Docklands Promenade Twilight Markets call for community support

Kaylah Joelle Baker

As a market with a mission to make a difference in the lives of disadvantaged youth, the Docklands Promenade Twilight Market is hoping the local community will get behind it.

Advertised on the Lifestyle Markets Australian INC Facebook page prior to the launch on February 19, a small crowd at NewQuay Promenade was welcomed by Lord Mayor Sally Capp who shared her “delight” in opening up the “first of many markets” at the location.

Following the first twilight market, the Docklands Promenade Twilight Market will continue to run on the first and third Saturday of March and April, between the same hours of 2pm to 8pm.

Market organiser Grace Pryor is hopeful that the crowds will increase despite an initial slow start.

“A lot of the locals said they didn’t know the market was on, they just heard the music and saw the marquees and thought they would come down,” she said.

Hoping music and word-of-mouth will help influence crowds to attend, the Docklands Promenade Twilight Market has bigger goals in mind than just entertaining the surrounding community, and attendees will not only have an excuse to enjoy themselves, but to also support a great cause.

The gold coin entry donations and the markets’ profits are going towards fundraising for not-for-profit charity Kinds of Happiness and its purpose to assist and support rural and regional youth from challenged backgrounds.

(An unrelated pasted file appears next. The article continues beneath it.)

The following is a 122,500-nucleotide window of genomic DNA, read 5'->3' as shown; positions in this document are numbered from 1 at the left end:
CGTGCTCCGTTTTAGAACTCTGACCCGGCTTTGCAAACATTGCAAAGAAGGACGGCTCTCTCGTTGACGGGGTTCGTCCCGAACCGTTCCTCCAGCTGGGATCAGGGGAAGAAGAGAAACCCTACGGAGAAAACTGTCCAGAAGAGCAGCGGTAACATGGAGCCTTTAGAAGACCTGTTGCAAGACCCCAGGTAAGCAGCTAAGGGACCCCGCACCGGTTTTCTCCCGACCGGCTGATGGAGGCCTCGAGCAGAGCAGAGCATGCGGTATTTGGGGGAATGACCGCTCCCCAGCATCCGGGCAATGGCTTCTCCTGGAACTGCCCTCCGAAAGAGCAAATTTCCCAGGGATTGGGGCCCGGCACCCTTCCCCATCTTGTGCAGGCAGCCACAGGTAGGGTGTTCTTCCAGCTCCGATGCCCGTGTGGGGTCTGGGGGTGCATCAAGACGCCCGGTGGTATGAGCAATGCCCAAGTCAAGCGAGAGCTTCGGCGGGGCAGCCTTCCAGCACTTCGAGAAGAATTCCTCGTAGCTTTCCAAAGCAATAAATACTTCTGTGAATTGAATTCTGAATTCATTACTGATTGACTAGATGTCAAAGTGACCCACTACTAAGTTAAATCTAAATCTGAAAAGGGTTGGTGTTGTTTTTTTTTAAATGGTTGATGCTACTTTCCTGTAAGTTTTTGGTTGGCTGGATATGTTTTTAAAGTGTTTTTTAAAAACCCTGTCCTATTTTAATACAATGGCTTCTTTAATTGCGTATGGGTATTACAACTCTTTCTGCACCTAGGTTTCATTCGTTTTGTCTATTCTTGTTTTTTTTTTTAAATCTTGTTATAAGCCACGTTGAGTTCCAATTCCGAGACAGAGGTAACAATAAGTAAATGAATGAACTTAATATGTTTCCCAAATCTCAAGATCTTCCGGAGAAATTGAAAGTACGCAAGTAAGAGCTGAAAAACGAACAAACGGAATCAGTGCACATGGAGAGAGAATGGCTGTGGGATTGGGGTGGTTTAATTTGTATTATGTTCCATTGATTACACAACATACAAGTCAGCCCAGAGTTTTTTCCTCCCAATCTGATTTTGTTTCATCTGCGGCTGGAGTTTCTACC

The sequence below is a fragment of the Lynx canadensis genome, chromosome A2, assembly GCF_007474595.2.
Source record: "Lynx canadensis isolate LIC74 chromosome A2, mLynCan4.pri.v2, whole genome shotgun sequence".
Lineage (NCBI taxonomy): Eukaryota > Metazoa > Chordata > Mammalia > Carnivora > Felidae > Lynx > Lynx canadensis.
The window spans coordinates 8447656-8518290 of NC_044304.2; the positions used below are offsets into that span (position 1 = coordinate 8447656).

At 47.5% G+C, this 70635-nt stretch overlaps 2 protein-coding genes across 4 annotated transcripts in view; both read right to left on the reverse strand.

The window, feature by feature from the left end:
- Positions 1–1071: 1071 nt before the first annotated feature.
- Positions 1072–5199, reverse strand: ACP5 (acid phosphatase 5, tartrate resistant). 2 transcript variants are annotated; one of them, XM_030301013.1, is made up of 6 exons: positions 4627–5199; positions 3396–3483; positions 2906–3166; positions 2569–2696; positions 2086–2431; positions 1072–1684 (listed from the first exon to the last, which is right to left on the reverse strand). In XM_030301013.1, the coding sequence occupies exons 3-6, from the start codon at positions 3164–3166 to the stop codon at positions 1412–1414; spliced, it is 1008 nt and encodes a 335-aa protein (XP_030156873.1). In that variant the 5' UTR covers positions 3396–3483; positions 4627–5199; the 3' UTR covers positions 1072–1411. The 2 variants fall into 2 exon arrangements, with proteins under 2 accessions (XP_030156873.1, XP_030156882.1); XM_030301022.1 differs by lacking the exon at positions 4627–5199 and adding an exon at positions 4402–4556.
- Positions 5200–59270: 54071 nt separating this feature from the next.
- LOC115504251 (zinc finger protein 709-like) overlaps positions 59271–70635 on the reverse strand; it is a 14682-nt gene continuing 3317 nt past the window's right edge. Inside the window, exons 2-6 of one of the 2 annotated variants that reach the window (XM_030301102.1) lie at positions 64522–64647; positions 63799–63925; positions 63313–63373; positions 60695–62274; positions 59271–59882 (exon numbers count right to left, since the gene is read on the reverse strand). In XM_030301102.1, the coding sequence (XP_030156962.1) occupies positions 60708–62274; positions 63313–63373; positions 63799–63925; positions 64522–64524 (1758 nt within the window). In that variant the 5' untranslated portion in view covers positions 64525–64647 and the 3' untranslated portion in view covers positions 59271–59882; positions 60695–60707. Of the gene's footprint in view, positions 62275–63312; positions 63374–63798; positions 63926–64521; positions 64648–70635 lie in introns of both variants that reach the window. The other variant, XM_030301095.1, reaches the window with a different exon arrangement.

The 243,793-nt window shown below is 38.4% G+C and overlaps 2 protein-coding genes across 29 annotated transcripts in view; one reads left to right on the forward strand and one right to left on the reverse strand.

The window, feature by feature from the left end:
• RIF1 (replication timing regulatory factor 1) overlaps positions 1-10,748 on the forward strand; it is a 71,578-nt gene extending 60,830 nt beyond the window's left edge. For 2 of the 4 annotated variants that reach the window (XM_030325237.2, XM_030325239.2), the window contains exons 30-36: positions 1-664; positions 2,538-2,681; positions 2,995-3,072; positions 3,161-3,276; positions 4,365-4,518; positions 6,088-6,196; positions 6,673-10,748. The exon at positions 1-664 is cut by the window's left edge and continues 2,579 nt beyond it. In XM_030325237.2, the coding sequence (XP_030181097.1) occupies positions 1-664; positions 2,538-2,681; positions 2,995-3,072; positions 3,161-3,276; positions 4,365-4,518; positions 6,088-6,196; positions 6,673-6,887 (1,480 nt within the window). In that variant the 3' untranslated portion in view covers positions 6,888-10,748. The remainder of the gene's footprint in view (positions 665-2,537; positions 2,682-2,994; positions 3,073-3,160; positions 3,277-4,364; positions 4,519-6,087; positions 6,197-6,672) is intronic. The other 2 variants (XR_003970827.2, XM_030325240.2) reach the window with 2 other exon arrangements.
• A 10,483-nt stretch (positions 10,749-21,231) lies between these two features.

“We’re trying to raise funds to connect kids dealing with homelessness, abuse, dropping out of school or various other issues, with local farmers who will teach them how to be self-sufficient on the land and teach them basic skills,” Ms Pryor said.

 

Local small farmers support farmer’s markets and so the youth are also taught how to have their own stall and how to run a micro business through the market.

 

Setting up youth of all varying ages with equipment and teaching them the operation and administration aspects of a market, Kinds of Happiness is all about seeing disadvantaged youth thrive.

The twilight market has even linked the youth up with a qualified chef from Shepparton to teach them how to use a barbecue and cook donuts.

Tapping into making the market all about wholesome handmade products, attendees can also expect to see everything from terrariums to “the best coffee” and desserts out of Sweet Sandy’s retro caravan cafe, to “absolutely stunning” Aboriginal art by Kevin Williams.

There will also be stalls containing Lebanese sweets, artisanal salami, olive oil, unique candles, handmade jewellery, and baby bibs and pram liners made from boutique materials.

With “many more” stalls continuing to come aboard, Ms Pryor said parents can be comforted in knowing face painters and children’s activities will be there on the day as well.

“The market is a great, cheap night out and all we ask for is a gold coin donation that helps with the sponsoring of the children,” she said.

“There is something for all ages so come down with the kids or to find a special gift, something for the home, or purchase something just because you like it. The Docklands Promenade Twilight Market is a great way to kill a couple of hours.”

In addition to encouraging the community to attend, the market is also looking for buskers to get involved with the entertainment aspect of the market •

For more information: lifestylemarketsaustraliainc.org

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